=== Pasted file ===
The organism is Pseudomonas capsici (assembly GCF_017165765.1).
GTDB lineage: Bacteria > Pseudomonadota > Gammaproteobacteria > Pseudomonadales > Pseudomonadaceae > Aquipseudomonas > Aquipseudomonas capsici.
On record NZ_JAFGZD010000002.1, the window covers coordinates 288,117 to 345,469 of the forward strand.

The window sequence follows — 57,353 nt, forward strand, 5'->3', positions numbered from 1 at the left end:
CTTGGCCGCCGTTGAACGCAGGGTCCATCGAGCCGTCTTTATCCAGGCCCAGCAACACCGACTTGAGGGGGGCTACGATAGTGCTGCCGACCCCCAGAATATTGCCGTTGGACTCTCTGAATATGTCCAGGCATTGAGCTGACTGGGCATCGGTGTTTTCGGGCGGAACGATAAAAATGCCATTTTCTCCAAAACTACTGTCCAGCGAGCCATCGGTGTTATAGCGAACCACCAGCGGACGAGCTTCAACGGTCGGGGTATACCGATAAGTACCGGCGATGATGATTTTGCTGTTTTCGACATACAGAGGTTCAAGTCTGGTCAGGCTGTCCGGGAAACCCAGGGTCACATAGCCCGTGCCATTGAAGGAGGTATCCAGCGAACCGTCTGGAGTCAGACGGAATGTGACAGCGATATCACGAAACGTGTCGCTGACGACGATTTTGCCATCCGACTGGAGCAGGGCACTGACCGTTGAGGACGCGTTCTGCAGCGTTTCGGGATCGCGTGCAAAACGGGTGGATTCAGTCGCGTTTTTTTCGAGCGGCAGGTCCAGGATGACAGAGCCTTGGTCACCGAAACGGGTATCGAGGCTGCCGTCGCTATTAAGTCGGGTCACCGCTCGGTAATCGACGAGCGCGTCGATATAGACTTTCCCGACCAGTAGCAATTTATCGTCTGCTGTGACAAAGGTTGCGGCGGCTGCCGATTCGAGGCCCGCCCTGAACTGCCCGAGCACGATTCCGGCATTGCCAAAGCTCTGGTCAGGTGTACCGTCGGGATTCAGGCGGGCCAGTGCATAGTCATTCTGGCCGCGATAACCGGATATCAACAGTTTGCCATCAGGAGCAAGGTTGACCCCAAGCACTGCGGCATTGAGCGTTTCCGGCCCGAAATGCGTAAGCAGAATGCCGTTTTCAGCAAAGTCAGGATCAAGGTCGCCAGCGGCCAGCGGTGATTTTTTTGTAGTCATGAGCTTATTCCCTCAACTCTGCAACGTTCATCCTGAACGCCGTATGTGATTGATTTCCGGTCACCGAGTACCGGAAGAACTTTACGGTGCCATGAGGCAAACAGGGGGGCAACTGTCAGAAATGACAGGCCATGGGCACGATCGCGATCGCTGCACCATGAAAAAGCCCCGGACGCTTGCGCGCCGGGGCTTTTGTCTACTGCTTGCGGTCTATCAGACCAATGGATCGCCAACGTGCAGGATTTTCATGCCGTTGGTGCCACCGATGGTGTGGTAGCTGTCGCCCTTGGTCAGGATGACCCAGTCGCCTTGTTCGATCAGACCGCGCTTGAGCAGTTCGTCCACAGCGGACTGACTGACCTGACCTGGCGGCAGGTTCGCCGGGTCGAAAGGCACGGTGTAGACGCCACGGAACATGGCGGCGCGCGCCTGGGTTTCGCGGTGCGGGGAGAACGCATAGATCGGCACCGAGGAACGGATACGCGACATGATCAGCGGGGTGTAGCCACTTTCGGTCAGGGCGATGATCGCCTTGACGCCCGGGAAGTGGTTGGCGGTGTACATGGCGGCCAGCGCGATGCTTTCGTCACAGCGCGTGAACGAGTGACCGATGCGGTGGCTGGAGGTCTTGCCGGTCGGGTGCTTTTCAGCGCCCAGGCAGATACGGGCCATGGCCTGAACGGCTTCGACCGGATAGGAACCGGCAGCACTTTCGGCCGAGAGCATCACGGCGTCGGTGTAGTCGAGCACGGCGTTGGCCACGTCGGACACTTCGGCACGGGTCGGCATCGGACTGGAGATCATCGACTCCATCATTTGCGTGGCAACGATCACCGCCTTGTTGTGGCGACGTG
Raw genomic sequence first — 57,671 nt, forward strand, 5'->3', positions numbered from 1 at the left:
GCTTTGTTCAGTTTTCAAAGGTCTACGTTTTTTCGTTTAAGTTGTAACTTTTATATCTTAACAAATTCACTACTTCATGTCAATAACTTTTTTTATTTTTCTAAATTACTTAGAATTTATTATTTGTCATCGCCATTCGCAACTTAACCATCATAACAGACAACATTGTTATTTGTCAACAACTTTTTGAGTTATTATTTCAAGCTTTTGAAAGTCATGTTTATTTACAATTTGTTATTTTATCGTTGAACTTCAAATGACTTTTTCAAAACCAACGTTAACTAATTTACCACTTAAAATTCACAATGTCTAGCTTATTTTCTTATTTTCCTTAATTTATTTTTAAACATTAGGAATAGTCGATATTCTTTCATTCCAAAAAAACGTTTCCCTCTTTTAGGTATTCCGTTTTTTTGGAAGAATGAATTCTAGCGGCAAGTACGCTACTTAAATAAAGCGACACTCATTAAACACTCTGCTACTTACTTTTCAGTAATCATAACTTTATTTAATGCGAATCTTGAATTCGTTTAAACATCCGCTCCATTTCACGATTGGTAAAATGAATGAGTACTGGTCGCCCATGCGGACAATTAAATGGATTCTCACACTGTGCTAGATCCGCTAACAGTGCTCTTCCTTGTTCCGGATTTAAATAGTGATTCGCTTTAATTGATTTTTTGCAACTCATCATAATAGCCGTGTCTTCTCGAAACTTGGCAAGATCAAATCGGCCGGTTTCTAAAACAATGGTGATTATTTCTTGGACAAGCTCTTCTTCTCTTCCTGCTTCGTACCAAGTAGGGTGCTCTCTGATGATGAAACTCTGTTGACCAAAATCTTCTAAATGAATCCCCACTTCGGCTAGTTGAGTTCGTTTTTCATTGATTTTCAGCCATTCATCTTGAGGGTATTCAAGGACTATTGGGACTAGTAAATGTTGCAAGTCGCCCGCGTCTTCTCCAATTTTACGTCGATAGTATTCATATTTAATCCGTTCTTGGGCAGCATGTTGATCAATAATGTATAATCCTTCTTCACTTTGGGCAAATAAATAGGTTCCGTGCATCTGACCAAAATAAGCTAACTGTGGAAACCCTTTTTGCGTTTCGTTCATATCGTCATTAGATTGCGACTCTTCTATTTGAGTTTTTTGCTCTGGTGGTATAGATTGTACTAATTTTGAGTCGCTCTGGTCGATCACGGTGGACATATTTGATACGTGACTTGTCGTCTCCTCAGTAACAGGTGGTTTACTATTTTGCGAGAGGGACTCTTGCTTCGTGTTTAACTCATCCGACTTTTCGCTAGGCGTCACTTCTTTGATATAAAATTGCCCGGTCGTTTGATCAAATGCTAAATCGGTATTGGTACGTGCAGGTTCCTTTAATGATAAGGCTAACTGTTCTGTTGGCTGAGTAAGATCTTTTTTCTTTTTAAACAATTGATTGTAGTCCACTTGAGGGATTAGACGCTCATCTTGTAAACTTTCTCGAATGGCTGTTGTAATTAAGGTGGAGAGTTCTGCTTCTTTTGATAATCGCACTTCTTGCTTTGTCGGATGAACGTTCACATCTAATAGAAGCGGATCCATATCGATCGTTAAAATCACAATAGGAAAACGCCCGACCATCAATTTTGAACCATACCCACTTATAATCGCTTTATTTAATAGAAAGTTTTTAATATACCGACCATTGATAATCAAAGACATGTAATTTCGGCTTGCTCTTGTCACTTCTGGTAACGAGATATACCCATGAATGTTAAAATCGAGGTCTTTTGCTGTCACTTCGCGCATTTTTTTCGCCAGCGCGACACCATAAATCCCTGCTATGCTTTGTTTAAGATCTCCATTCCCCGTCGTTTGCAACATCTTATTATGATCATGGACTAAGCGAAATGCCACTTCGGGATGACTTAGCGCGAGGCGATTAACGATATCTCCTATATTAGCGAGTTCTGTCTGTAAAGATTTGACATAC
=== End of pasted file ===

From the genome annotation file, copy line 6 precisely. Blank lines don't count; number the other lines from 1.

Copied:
Raw genomic sequence first — 57,671 nt, forward strand, 5'->3', positions numbered from 1 at the left: